Introduction and Significance:
The Caddo people, also known as the Hasinai, at their peak circa A.D.1100, were the most highly developed prehistoric culture within the state of Texas. The area that is now Alto, Texas, was selected by Caddo Indians as a permanent settlement in A.D. 800 (Perttula, 1992). Geoarcheological evidence in the area shows that the alluvial prairie contained qualities that would benefit the foundation of a village and synchronous ceremonial grounds – good sandy loam that would sustain crops to provide abundant food resources. The surrounding forest provided numerous materials including a permanent water source of springs that flowed into the Neches River (Story, 1990). For approximately 500 years, the Caddo people dominated life in that area, creating economical and social ties with similar cultures via trade and a sophisticated system that was both ceremonial and political. The Caddo Mounds site served as the southwestern-most ceremonial center for the mound builders, which included the Caddo people. The mound builders were a collection of cultures that constructed earthen mounds as a way to memorialize the dead (O’Connor, 1995). Artifact analysis of raw geologic materials, such as shell from the eastern Gulf Coast, and copper from the Great Lakes region, show trading was occurring in Central Texas and as far away as present-day Florida and Illinois (Gregory, 1986). The site flourished until the 13th century, when most archeologists agree the ruling class left after a loss of their regional influence, and trade groups became less reliant on their cultural center for religious and political matters. The Caddo culture that remained in the area lacked its sophistication and material wealth (Swanton, 1942). Caddo groups continued to live in the area through the 1830’s in their traditional homeland but Anglo-American colonization efforts in the 1840’s saw all groups removed from the area and placed on the Brazos Indian Reservation in 1855, until the Caddo (1,050 people) were removed to Indian Territory, now western Oklahoma, in 1959 (Smith, 1994).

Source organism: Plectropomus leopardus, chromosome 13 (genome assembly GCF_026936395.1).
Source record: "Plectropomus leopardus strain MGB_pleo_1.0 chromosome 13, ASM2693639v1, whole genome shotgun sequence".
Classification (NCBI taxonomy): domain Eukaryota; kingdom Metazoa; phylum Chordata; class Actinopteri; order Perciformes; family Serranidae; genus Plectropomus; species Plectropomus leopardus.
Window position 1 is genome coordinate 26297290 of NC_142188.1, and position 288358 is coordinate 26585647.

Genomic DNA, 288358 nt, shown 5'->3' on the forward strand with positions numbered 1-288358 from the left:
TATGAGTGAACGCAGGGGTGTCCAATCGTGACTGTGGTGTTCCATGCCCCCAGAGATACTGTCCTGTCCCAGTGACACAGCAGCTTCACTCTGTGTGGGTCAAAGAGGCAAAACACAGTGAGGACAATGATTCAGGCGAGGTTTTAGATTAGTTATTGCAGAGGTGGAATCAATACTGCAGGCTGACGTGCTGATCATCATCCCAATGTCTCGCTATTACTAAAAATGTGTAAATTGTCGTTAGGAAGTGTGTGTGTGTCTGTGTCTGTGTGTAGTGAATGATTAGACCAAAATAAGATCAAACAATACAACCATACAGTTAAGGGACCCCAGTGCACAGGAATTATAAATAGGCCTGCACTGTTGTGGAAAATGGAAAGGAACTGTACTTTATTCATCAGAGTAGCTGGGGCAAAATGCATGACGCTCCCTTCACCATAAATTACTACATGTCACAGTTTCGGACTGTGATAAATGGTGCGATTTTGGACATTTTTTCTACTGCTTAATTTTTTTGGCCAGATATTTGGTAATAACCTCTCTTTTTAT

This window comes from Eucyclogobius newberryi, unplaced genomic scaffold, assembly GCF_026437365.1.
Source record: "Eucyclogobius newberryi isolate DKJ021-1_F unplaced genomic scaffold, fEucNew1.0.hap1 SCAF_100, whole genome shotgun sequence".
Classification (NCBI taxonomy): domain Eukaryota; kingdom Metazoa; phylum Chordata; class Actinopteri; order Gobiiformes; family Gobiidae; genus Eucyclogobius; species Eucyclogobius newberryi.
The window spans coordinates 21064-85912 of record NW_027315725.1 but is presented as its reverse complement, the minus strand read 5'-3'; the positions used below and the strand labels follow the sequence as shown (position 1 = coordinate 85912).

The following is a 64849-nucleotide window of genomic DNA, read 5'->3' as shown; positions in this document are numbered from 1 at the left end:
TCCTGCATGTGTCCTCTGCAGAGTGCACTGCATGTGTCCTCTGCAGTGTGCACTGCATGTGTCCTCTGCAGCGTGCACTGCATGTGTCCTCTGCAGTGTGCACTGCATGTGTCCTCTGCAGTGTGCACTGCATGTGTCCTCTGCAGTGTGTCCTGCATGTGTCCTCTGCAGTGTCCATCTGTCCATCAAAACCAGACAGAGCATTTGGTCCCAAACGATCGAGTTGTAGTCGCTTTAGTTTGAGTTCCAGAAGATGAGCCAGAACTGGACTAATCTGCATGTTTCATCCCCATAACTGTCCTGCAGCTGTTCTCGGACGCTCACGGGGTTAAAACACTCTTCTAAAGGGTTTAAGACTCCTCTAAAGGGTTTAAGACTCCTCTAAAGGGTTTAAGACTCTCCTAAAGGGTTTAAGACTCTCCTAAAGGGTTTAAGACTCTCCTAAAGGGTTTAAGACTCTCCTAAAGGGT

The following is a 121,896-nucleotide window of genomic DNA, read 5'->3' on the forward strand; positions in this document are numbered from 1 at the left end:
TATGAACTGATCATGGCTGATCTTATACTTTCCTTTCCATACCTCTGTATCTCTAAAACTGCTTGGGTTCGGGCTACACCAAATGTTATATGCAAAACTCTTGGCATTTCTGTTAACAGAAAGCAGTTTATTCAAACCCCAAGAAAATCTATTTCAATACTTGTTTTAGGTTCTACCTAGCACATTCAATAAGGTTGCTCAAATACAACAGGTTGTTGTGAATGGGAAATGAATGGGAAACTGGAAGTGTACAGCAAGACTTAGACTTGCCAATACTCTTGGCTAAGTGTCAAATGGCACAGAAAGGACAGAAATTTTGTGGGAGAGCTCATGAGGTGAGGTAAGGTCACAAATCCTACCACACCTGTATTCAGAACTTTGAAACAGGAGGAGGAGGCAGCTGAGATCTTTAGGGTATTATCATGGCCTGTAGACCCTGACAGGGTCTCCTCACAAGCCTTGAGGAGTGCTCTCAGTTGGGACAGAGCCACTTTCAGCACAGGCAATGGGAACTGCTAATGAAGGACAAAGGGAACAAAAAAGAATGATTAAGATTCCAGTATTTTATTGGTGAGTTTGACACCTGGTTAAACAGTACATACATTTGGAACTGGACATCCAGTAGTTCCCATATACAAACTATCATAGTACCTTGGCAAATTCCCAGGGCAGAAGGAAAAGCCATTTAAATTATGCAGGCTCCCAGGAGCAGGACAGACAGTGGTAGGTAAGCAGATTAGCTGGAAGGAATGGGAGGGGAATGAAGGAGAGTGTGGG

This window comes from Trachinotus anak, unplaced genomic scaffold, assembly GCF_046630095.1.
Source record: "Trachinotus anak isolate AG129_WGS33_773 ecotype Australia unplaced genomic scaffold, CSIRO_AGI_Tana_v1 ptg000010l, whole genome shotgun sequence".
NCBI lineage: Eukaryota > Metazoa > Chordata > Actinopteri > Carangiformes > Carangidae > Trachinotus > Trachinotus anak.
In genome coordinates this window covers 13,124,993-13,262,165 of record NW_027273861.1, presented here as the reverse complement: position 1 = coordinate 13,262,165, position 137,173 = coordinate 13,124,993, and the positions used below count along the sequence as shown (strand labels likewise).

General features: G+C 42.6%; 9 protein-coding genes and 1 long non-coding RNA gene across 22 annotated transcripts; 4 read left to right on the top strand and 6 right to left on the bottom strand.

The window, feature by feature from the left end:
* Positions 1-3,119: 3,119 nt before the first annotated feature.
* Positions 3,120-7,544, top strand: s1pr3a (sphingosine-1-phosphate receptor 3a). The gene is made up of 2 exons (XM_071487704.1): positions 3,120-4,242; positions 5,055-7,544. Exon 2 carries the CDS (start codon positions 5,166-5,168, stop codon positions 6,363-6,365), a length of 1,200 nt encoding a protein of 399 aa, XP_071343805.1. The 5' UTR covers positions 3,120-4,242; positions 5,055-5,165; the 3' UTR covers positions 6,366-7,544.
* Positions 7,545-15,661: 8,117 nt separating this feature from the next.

Assessment of Visitor Population and Site Objectives:
The Caddo Mounds site seeks to educate the public about the development and significance of the Caddo culture. While general enthusiasts traveling in or around East Texas are the most common visitors, this site also hosts various educational programs. Prior to the tornado on April 13, 2019, which ultimately shut the site down temporarily for reconstruction, an ongoing project was being completed by a Girl Scout troop in the area dealing with heritage, tracing descent, and social hierarchy. In Caddo culture, descent was traced through the maternal line, rather than the paternal as most research is done now. Similarities to American social classes were recognized within the Caddo cultures, as religious and political authority in Caddo society was kept within a hierarchy of positions in communities and groups. Due to the excessive amounts of backfill and dirt recovered from ongoing and past archeological excavations, volunteer opportunities are also available at the site, which gave visitors a chance to learn how artifacts are not only recovered but processed and prepared for curation as well. A phone interview with Rachel Galan, the Caddo Mounds assistant site supervisor, took place on October 24, 2019, and detailed much of the information in this document (Galan, 2019).
The Caddo Mounds site is a prehistoric ceremonial and occupational site that includes the mounds and a number of additional features (Figure 1). Visitors can walk a 0.7 mile (1.12 kilometer) self-guided tour, with an additional 0.4 mile (.64 kilometer) path that falls along the El Camino Real de los Tejas, mentioned in detail later. Tours, either guided or self-guided, typically take between 1.5 to 2 hours. Upon entering the visitors center, several exhibits are featured, which showcase artifacts recovered from the site (Figure 2) and detail the everyday life of the Caddo peoples, from their agricultural processes to their clothes and appearance (Figure 3).